by Samuel Osho | Feb 25, 2019 | Writing
The 10 Best TED Talks for Writers
The evolution of TED over the years is a true testament to the potency of compelling stories. These stories are birthed from daily interactions with ideas, people and places. TED has not only provided a platform for storytellers to share ideas worth spreading, but it has also created an open library of intellectual resources.
From its humble beginning in 1984, TED has evolved from a conference limited to topics on Technology, Entertainment, and Design to a wide range of issues – from governance to healthcare to business to psychology – in more than 100 languages. However, these short but powerful talks have served as a tool of change in influencing, educating and transforming the psyche of an unending audience.
In this vast library of insightful speeches, you will find stories that tickle your fancy as a writer. I have carefully rummaged through the endless stack of talks and searched for ones that will appeal to writers and authors. These talks are a blend of practical ideas and instructive insights.
Let’s take a look at my curated list of TED talks for writers.
My 10 Best TED Talks for Writers
The best-selling author of 2016 memoir, “Eat, Pray, Love,” Elizabeth Gilbert talks about the awkward things we expect from creative minds – artists, writers, and geniuses. Gilbert’s story hinges on the overwhelming burden of innovative minds – staying creative and consistently churning out incredible works. The talk was topped off with a deliberate demystification of the sacredness attached to “being a genius,” showing that every human has a genius in them.
In this humorous talk, American writer Anne Lamott ponders on the timeless lessons she has learnt in her 61 years of existence. It is a bouquet of wisdom that equips your soul with inspiring insights on family, writing, death, the meaning of God, grace and what it means to be human in a chaotic world full of uncertainties.
Oscar-winning American filmmaker Andrew Stanton knows a lot about great stories and how to tell them, evident in the creation of “Toy Story,” “Finding Nemo,” and “WALL-E.” His engaging talk is a map that shows you the path from the end to the beginning of compelling stories.
In a fast-paced world where charismatic and extroverted individuals usually take the front seats, it can be severe and daunting for introverts to be comfortable in their skins. However, in this exciting talk, Susan Cain extols the power of introversion while reflecting on how a massive chunk of creative minds – artists and writers happen to be introverts.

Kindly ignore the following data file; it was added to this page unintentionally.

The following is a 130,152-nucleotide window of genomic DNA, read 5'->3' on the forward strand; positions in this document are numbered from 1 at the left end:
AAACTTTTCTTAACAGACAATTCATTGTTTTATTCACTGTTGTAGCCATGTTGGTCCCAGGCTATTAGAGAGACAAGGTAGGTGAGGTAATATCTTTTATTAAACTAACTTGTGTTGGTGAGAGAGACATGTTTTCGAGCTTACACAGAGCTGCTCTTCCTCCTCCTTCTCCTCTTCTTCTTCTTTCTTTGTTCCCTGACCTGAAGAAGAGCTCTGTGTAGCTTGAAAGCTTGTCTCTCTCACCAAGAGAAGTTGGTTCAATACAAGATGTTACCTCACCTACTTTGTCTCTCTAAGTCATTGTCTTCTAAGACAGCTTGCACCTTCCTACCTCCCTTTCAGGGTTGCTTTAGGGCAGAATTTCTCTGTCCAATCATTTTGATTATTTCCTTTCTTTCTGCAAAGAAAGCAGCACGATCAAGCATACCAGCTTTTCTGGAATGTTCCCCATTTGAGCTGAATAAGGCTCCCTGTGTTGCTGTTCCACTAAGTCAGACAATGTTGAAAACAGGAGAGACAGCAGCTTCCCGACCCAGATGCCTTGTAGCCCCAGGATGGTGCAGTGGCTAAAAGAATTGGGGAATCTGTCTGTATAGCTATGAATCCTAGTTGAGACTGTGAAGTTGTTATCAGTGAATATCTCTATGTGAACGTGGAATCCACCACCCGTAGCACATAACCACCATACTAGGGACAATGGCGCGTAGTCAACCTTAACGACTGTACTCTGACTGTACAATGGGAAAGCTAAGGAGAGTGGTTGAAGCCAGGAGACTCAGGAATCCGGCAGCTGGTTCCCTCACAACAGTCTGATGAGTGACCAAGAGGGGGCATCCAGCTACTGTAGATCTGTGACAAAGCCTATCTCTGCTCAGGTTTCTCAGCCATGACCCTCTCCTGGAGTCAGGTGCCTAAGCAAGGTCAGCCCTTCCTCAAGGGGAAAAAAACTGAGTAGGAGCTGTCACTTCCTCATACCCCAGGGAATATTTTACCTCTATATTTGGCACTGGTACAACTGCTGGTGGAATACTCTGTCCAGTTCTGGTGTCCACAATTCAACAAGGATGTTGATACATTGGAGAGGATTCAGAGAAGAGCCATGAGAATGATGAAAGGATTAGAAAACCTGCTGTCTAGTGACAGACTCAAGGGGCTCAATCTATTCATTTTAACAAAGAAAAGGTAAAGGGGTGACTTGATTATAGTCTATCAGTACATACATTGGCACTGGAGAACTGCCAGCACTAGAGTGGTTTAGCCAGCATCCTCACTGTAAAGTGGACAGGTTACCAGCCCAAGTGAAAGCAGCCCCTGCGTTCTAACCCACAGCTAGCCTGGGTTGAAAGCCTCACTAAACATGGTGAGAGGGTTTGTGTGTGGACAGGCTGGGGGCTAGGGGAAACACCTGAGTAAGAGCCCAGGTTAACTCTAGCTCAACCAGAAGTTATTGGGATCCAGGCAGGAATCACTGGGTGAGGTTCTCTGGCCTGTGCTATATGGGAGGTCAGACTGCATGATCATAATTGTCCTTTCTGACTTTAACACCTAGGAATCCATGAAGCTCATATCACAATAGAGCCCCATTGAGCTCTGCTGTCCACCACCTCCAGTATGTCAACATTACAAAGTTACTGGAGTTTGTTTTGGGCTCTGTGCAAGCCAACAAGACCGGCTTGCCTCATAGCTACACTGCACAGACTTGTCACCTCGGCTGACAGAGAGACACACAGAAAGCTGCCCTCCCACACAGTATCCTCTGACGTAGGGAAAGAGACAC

In a world of convoluted stories about Africa, award-winning Nigerian writer Chimamanda Adichie exposed the precariousness associated with believing a single story about a person, a country, and a continent. She told the story of how she found her authentic cultural voice as a writer while reading the works of other great writers. Adichie canvasses for well-rounded stories that have the power to heal our world and make it a paradise.
In this hilarious talk, writer and blogger Tim Urban shares about his ongoing struggles with procrastination including the adventures and the hard truths. He explores the logic behind procrastination and why the buzz of deadlines seems to suddenly reawaken a procrastinator’s dormant energy to complete tasks. While he is yet to find a solution for his chronic procrastination, his journey challenges us to think deeply about why it’s easy for us to embrace procrastination.
“Read a thousand books, and your words will flow like a river.” – Lisa See
American psychologist and author Adam Grant delves into the unique traits of creative people and how they come up with great ideas. Grant shares his studies on “originals” – innovative minds who take responsibility for the ownership and actualization of their ideas. In this talk, you will be exposed to three unique habits of originals.
In the search for creativity, writers and artists go through pains, self-doubts, and fears. American novelist Amy Tan gives an in-depth analysis of the creative process while sharing her personal encounters with sheer serendipity on seemingly normal days.
Chicago-based Nigerian writer Luvvie Ajayi chronicles her fights with her phobias – from going on a solo vacation to swimming with dolphins to jumping out of a plane. The “professional troublemaker” talks about her rise to stardom as a blogger in the parlance of speaking truth to power. In her inspiring talk, Ajayi shares three questions to ask yourself if you are afraid of speaking up or keeping quiet.
American author of six novels, John Dufresne, delves into the art of storytelling in a way that appeals to fiction writers. The talk is a trip inside a writer’s mind and how a compelling story is created. Dufresne took his audience by the hands and showed them how to create a masterpiece that everyone wants to read and listen to. In fact, if you listen to this speech, you will be half-way into the completion of your short story.
In conclusion, writing is both a craft and a form of art. You can learn to be better both in honing your creative and imaginative skills. I hope you found my curated list inspiring and full of practical tips that you can start using straight away in your writing engagements.